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Utahns drown out Chaffetz with demand to 'explain yourself' at tense town hall

First Published      Last Updated Feb 24 2017 05:20 pm


Amid constant booing, the Republican has a hard time trying to answer questions about public lands, Trump and immigration.

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He also stood by his vote for Trump, though he had at one point during the campaign suggested that he wouldn't cast his ballot that way.

"By far, Donald Trump was the better choice," he said with a smirk, knowing it would upset the crowd. "There was no possible way I was ever going to vote for Hillary Clinton."

One Trump supporter — the only to ask a question — applauded Chaffetz and talked about moving forward. There was little chance to respond before the rumbling resumed.

Bill Willett, 57, from South Salt Lake, arrived at the town-hall meeting at 2 p.m., though doors didn't open until 6 p.m. He first said his name was "Barely Noticeable" because he feels looked over by Congress. Willett urged Chaffetz to be "the first banging on the White House doors" to investigate the president.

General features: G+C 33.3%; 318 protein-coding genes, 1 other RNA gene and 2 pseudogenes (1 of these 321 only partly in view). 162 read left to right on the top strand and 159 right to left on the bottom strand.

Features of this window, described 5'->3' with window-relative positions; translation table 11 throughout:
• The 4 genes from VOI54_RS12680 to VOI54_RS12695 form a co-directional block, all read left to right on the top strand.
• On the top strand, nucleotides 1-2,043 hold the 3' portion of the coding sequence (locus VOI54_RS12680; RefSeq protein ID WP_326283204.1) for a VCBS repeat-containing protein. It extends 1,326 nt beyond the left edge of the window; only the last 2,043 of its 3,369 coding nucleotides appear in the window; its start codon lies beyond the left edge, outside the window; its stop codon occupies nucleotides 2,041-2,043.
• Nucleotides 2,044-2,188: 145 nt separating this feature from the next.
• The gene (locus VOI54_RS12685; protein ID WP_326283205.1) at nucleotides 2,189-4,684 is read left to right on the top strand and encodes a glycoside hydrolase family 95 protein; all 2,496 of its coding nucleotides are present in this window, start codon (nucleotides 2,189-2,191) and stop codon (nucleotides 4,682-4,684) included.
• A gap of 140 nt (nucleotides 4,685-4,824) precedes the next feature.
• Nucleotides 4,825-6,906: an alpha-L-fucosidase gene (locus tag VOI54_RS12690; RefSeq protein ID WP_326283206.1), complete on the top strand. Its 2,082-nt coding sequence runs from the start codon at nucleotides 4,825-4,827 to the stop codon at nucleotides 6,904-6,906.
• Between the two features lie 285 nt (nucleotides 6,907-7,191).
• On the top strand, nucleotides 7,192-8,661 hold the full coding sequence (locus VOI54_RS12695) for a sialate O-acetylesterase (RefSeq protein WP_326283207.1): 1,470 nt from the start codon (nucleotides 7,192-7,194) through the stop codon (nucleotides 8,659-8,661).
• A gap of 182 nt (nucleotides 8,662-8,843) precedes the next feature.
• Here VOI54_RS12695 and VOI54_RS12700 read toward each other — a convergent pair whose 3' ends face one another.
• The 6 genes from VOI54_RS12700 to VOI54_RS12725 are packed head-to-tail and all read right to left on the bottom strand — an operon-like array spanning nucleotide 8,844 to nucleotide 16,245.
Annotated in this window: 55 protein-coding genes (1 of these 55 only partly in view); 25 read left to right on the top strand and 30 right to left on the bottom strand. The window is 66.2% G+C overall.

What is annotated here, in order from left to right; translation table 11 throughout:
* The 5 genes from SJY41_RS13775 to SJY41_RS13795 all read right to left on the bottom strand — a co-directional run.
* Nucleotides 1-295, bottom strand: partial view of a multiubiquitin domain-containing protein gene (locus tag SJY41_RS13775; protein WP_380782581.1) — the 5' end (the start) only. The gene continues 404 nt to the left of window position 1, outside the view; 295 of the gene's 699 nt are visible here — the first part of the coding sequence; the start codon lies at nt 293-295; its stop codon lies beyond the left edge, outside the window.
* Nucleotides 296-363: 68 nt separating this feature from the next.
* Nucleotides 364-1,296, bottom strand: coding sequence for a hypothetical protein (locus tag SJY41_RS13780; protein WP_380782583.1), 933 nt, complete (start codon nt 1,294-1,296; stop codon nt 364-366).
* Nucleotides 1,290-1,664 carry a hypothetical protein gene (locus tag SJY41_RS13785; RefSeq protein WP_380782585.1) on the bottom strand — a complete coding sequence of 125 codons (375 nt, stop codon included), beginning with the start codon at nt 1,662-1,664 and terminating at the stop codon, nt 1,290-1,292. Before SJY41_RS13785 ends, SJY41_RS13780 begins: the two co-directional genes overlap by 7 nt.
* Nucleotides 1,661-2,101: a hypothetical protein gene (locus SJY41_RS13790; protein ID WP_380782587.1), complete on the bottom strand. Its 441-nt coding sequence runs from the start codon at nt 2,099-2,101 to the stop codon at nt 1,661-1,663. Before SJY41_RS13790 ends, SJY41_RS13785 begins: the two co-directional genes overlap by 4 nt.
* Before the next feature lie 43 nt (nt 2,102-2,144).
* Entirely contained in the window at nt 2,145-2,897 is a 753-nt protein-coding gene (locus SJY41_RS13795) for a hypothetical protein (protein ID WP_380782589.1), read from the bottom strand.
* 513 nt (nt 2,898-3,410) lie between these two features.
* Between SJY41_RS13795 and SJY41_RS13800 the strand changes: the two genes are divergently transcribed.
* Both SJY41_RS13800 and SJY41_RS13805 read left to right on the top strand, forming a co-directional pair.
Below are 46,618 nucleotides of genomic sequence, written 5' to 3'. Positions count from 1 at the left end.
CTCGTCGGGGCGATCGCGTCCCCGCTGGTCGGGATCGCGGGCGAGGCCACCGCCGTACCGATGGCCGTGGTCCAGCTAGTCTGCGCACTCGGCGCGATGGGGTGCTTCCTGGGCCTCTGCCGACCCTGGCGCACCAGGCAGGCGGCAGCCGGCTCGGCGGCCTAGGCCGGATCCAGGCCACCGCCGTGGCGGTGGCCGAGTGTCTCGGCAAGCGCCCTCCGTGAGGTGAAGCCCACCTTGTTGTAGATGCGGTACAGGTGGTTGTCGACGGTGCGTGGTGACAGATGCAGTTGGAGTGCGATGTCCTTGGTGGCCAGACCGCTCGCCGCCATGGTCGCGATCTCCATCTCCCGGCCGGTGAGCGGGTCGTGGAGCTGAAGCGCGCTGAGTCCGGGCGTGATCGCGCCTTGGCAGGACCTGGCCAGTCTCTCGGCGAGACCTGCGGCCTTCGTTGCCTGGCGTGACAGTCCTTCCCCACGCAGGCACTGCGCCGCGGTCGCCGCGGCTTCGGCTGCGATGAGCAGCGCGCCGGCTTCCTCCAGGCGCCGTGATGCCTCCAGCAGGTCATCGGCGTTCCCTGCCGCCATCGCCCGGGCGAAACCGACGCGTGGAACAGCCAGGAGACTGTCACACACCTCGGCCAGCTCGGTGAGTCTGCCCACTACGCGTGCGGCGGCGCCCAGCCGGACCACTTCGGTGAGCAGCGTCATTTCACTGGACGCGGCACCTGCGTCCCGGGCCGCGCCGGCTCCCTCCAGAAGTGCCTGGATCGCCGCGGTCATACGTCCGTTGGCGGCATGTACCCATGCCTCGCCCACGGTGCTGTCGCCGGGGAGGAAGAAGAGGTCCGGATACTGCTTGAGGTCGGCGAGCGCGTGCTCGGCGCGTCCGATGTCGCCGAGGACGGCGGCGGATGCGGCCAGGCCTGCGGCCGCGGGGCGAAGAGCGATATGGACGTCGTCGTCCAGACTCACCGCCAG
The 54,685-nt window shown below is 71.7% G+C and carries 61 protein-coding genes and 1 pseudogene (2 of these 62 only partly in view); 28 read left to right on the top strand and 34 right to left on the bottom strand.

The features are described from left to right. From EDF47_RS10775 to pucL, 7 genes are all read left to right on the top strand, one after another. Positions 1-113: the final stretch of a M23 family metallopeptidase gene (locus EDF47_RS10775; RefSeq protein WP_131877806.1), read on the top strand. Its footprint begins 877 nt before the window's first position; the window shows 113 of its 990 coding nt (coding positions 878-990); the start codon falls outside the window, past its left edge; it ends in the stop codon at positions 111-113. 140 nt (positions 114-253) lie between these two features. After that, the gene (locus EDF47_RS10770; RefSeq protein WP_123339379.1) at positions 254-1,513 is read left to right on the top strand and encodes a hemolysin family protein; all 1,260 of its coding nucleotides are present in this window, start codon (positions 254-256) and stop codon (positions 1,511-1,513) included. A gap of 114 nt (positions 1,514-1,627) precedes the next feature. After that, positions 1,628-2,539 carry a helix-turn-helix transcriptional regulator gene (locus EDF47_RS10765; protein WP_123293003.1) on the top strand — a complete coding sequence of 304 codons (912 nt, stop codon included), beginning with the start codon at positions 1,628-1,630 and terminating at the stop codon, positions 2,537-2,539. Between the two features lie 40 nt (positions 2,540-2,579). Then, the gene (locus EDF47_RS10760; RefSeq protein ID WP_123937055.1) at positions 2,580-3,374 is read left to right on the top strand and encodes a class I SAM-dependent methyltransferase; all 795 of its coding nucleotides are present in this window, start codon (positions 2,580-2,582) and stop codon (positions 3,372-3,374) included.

While discussing public-land use and his opposition to Bears Ears National Monument, Chaffetz was greeted by the strongest pushback of the night.

"I hope you do appreciate that not every person has the same viewpoint on the use of public lands," he said. "What we're trying to do is find a balanced approach."

The topic came up again, giving him a chance to speak about his bill to strip Bureau of Land Management and Forest Service employees of their law enforcement powers, an idea that elicited protest from the audience.

"I'm trying to be as representative as I can," he said.

Charlie Luke, a Democratic member of the Salt Lake City Council, wrote on Facebook that the harassment Chaffetz faced "ensured his reelection for as long as he chooses to run."

"It will embolden his majority Republican district," he wrote. "We need to resist, but let's be smart in the way we do it."

Chaffetz exited the stage to the right, disappearing behind a wall of blue curtains. The disgruntled residents filed out of the auditorium in the opposite direction. As they parted ways, nobody, it seemed, had a change of perspective after the meeting.

"He said what he wanted to say," one man told a friend, "and that was it."

ctanner@sltrib.com

Twitter: @CourtneyLTanner

 

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